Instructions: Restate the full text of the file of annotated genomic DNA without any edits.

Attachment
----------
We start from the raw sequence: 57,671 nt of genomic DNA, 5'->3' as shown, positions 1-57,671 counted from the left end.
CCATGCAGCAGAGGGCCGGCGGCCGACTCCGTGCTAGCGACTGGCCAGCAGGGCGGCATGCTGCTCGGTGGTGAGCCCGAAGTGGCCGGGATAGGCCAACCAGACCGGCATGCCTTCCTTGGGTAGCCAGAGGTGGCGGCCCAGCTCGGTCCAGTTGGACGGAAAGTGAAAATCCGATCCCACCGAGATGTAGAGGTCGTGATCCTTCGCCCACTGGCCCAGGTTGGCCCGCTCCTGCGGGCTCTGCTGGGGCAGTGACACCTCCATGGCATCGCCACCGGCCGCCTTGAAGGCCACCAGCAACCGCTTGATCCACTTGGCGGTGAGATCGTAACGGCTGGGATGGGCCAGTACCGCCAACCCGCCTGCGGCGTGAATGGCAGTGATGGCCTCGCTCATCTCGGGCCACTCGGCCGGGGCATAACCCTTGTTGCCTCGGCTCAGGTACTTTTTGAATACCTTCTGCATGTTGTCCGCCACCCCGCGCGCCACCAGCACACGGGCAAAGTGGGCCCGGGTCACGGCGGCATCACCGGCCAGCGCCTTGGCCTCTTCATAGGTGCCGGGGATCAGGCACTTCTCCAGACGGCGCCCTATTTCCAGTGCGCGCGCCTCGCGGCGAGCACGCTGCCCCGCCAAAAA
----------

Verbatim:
We start from the raw sequence: 57,671 nt of genomic DNA, 5'->3' as shown, positions 1-57,671 counted from the left end.
CCATGCAGCAGAGGGCCGGCGGCCGACTCCGTGCTAGCGACTGGCCAGCAGGGCGGCATGCTGCTCGGTGGTGAGCCCGAAGTGGCCGGGATAGGCCAACCAGACCGGCATGCCTTCCTTGGGTAGCCAGAGGTGGCGGCCCAGCTCGGTCCAGTTGGACGGAAAGTGAAAATCCGATCCCACCGAGATGTAGAGGTCGTGATCCTTCGCCCACTGGCCCAGGTTGGCCCGCTCCTGCGGGCTCTGCTGGGGCAGTGACACCTCCATGGCATCGCCACCGGCCGCCTTGAAGGCCACCAGCAACCGCTTGATCCACTTGGCGGTGAGATCGTAACGGCTGGGATGGGCCAGTACCGCCAACCCGCCTGCGGCGTGAATGGCAGTGATGGCCTCGCTCATCTCGGGCCACTCGGCCGGGGCATAACCCTTGTTGCCTCGGCTCAGGTACTTTTTGAATACCTTCTGCATGTTGTCCGCCACCCCGCGCGCCACCAGCACACGGGCAAAGTGGGCCCGGGTCACGGCGGCATCACCGGCCAGCGCCTTGGCCTCTTCATAGGTGCCGGGGATCAGGCACTTCTCCAGACGGCGCCCTATTTCCAGTGCGCGCGCCTCGCGGCGAGCACGCTGCCCCGCCAAAAA